There are other places with this footlog element. One was Nah-tsi-asvtlvyi, a Cherokee town not so very far from Hickory Log. In this case, “nahtsi” meant pine tree. From the translation came Pine Log Creek and the Pine Log community and a wildlife area. Cherry Log community and creek had a similar beginning, from “gita’yvsv’tlvyi,” wild cherry log lying across.”

In Habersham County, on the Soque River, was the village Soquiyi. The meaning of the name has been lost to us, but I note that the local pronunciation of the Soque [suh-kwee’, accented on the last syllable] is surprisingly close to what would have been the Cherokee sounds. I remember visiting the site of this village more than 60 years ago. There were still markings and signs of a town then. I expect they have long since been destroyed to make way for the enormous development that has since occurred along and around what used to be Pea Ridge Road and vicinity.

In North Carolina, Chesquaw Branch used to empty into the Little Tennessee River from the north, but now Fontana Lake covers what may have been a historically interesting old Cherokee town in the vicinity of the mouth of the stream. It must have been gone by the time Bartram made his list of 43 Cherokee towns, but two hundred years earlier, de Soto’s chroniclers wrote about a rich gold-mining town called Chisca. Could it be the same? The Yuchi Indians living a short distance to the northeast of Stecoah told him the “province” of Chisca was over the mountains into what is now Tennessee. Of course, they simply wanted de Soto to get on his way and out of their area. So, who knows? Does Chisca lie under Fontana? Another mystery. What we do know is that Chesquaw is from the Cherokee Tsi-squa-yi or Tsi-squa-hi [“bird place”]. These days, it would be called Birdtown, but it is not the same as the Birdtown on the Eastern Cherokee Reservation.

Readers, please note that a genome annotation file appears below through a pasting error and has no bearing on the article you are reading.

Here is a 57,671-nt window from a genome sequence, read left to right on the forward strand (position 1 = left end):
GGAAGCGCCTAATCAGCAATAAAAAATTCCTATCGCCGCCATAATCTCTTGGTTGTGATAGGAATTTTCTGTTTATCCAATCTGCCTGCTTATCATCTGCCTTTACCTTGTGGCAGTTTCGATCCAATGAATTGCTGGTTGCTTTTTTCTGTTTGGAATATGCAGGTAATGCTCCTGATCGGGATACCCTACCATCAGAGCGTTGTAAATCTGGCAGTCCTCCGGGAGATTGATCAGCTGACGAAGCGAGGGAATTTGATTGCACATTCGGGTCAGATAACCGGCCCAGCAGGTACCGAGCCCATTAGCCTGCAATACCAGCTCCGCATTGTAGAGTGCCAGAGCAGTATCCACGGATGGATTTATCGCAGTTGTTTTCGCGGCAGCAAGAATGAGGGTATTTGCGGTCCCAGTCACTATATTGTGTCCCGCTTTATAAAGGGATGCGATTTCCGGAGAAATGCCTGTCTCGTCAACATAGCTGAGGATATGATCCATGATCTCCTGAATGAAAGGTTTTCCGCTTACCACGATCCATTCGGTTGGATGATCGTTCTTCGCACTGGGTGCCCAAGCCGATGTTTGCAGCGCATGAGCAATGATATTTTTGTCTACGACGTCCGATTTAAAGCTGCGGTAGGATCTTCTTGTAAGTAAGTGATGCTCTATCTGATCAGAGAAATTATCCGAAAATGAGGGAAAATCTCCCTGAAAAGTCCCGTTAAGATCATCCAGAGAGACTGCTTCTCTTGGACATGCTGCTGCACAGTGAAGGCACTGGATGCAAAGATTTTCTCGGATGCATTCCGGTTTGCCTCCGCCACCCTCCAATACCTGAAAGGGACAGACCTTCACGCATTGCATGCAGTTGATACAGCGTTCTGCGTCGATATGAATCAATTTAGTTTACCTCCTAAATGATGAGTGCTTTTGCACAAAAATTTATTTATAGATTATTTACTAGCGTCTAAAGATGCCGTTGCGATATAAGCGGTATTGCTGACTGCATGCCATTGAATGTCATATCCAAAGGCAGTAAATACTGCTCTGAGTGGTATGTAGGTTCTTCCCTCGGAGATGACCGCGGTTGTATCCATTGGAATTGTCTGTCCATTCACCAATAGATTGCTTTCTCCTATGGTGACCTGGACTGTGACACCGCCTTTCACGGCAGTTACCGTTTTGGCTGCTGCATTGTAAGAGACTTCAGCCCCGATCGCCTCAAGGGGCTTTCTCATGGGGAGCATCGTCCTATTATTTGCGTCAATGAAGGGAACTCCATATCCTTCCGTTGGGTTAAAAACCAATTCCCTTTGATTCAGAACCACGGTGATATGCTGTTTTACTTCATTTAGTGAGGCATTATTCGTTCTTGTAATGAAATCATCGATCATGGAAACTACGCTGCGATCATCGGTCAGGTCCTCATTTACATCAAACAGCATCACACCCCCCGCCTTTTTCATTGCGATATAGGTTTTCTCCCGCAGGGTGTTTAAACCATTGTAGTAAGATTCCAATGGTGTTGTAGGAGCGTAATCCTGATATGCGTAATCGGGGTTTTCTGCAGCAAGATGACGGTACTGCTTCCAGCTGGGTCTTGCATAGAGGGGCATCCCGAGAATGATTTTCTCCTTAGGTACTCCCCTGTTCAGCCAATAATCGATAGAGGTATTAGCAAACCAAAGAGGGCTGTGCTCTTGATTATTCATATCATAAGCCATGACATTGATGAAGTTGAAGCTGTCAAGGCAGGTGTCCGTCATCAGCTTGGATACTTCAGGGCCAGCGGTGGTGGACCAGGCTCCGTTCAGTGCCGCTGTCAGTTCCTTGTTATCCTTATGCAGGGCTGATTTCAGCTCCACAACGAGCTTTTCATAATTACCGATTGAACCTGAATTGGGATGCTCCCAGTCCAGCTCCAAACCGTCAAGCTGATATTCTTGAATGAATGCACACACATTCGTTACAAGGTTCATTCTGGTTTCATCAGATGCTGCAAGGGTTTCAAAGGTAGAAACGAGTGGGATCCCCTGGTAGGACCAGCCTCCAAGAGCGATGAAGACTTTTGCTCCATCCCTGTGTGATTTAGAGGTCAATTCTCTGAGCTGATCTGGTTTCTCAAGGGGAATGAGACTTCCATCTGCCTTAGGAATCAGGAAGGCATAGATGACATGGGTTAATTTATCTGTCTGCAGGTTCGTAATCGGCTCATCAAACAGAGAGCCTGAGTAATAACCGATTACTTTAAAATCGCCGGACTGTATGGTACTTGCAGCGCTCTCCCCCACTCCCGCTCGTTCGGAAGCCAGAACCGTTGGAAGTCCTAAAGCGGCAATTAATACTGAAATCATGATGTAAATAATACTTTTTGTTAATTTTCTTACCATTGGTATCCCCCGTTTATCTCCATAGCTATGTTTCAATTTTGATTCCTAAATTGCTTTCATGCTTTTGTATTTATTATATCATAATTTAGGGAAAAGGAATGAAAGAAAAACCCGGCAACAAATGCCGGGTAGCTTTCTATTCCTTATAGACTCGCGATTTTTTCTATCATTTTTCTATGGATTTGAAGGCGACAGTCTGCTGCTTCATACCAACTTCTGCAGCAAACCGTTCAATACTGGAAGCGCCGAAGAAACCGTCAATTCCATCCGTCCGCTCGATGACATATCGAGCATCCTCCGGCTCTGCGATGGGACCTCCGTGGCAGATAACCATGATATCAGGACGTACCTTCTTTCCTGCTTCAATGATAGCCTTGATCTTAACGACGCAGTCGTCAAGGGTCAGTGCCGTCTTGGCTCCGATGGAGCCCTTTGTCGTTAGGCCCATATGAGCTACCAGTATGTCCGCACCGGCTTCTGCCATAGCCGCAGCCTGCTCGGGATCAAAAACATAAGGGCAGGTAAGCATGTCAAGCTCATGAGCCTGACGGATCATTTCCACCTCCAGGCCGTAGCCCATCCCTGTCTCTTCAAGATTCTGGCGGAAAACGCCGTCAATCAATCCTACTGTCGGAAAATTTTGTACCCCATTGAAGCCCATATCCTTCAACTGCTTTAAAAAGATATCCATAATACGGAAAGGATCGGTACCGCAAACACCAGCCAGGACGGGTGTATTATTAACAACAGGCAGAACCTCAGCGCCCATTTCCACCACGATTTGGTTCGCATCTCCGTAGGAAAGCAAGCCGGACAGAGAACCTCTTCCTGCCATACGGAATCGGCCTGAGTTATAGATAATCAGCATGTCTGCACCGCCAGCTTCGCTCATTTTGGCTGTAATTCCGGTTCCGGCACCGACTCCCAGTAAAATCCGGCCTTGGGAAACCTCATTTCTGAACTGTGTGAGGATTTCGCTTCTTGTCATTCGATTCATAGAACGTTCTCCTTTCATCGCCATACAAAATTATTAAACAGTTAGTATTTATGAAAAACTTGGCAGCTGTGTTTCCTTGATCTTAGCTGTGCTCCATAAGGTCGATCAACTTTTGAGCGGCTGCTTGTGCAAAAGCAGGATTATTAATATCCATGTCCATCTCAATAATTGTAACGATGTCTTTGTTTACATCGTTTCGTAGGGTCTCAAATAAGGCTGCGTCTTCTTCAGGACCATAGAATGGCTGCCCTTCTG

If one follows the trail up Forney Creek from Fontana Lake for a few miles, rising a bit over 3500 feet on the west is Suli Ridge, seemingly dwarfed by the much taller Loggy Ridge just to its north and east.  “Suli” is the Cherokee word for “buzzard”, but I am not certain how the name came to be applied to that particular ridge, just a small ridge among more than a dozen of them within a few miles.

The French Broad River passes through Asheville and heads north to Hot Springs. Because of the rapids along this area, I doubt that any significant Cherokee settlement was to be found along this stretch. The Cherokee called this section Un-ta-ki-yo-sti-yi [or Vtakiyostiyi], with some accent on the second and fifth syllables. The name means “where they race,” referring to the rushing waters here; it survives in Tahkeyostee Park.

On the Tellico River, in eastern Tennessee, at the place now called Tellico Plains, lay the important Cherokee town of Taliqua [accented on the last syllable]. For a time, it was the most important Cherokee town. Its name is probably from a Creek dialect, and no Cherokee meaning is known. When de Soto passed through the area, the town seems to have been Creek and not Cherokee. Archaeological work in the Tellico Plains area shows that it has been occupied for about ten thousand years.

There was another town of the same name on Tellico Creek, near its junction with the Tennessee River north of Franklin, North Carolina. It was sometimes called Little Tellico, and there was another “Little” Tellico near what is now Murphy, North Carolina.

In Oklahoma, the Cherokee Nation’s capital was established as Tahlequah, now a city of about 15000 people, a bit more than a fourth of whom are American Indians. It took its name from the Taliqua in Tennessee.